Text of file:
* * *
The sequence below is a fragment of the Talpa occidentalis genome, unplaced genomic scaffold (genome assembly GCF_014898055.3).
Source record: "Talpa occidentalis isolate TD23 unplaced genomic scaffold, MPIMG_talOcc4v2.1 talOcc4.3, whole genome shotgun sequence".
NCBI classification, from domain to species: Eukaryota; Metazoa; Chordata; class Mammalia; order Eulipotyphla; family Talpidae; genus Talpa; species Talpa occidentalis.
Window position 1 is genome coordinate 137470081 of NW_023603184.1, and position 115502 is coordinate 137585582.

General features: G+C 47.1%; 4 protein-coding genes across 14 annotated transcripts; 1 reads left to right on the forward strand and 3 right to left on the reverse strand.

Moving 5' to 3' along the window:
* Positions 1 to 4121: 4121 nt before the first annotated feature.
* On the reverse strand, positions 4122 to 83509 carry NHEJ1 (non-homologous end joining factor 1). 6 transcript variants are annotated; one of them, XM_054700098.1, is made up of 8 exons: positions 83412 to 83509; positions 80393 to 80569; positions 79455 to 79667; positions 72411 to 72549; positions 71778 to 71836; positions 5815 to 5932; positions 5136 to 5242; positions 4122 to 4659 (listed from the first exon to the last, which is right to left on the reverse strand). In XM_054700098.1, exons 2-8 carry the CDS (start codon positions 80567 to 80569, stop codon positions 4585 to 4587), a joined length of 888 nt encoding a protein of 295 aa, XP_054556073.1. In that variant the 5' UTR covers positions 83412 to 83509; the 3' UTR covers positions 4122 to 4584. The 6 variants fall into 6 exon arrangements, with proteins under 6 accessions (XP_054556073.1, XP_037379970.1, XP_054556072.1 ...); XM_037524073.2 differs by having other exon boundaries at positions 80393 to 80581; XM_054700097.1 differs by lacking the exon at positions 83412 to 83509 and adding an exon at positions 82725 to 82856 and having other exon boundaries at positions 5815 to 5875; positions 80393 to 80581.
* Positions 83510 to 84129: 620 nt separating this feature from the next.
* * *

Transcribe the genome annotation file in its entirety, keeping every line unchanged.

The sequence below is a fragment of the Talpa occidentalis genome, unplaced genomic scaffold (genome assembly GCF_014898055.3).
Source record: "Talpa occidentalis isolate TD23 unplaced genomic scaffold, MPIMG_talOcc4v2.1 talOcc4.3, whole genome shotgun sequence".
NCBI classification, from domain to species: Eukaryota; Metazoa; Chordata; class Mammalia; order Eulipotyphla; family Talpidae; genus Talpa; species Talpa occidentalis.
Window position 1 is genome coordinate 137470081 of NW_023603184.1, and position 115502 is coordinate 137585582.

General features: G+C 47.1%; 4 protein-coding genes across 14 annotated transcripts; 1 reads left to right on the forward strand and 3 right to left on the reverse strand.

Moving 5' to 3' along the window:
* Positions 1 to 4121: 4121 nt before the first annotated feature.
* On the reverse strand, positions 4122 to 83509 carry NHEJ1 (non-homologous end joining factor 1). 6 transcript variants are annotated; one of them, XM_054700098.1, is made up of 8 exons: positions 83412 to 83509; positions 80393 to 80569; positions 79455 to 79667; positions 72411 to 72549; positions 71778 to 71836; positions 5815 to 5932; positions 5136 to 5242; positions 4122 to 4659 (listed from the first exon to the last, which is right to left on the reverse strand). In XM_054700098.1, exons 2-8 carry the CDS (start codon positions 80567 to 80569, stop codon positions 4585 to 4587), a joined length of 888 nt encoding a protein of 295 aa, XP_054556073.1. In that variant the 5' UTR covers positions 83412 to 83509; the 3' UTR covers positions 4122 to 4584. The 6 variants fall into 6 exon arrangements, with proteins under 6 accessions (XP_054556073.1, XP_037379970.1, XP_054556072.1 ...); XM_037524073.2 differs by having other exon boundaries at positions 80393 to 80581; XM_054700097.1 differs by lacking the exon at positions 83412 to 83509 and adding an exon at positions 82725 to 82856 and having other exon boundaries at positions 5815 to 5875; positions 80393 to 80581.
* Positions 83510 to 84129: 620 nt separating this feature from the next.